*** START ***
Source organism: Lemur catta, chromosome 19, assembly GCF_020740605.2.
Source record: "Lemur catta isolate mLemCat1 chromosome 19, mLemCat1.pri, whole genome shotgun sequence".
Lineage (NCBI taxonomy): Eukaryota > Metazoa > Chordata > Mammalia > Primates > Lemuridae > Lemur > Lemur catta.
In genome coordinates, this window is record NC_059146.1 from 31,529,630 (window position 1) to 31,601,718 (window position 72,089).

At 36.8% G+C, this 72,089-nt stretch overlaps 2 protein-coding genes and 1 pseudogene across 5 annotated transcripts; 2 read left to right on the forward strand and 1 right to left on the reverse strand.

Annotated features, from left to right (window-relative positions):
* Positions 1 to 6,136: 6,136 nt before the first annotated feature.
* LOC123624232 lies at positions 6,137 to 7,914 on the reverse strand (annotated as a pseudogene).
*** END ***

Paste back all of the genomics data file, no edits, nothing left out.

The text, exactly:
Source organism: Lemur catta, chromosome 19, assembly GCF_020740605.2.
Source record: "Lemur catta isolate mLemCat1 chromosome 19, mLemCat1.pri, whole genome shotgun sequence".
Lineage (NCBI taxonomy): Eukaryota > Metazoa > Chordata > Mammalia > Primates > Lemuridae > Lemur > Lemur catta.
In genome coordinates, this window is record NC_059146.1 from 31,529,630 (window position 1) to 31,601,718 (window position 72,089).

At 36.8% G+C, this 72,089-nt stretch overlaps 2 protein-coding genes and 1 pseudogene across 5 annotated transcripts; 2 read left to right on the forward strand and 1 right to left on the reverse strand.

Annotated features, from left to right (window-relative positions):
* Positions 1 to 6,136: 6,136 nt before the first annotated feature.
* LOC123624232 lies at positions 6,137 to 7,914 on the reverse strand (annotated as a pseudogene).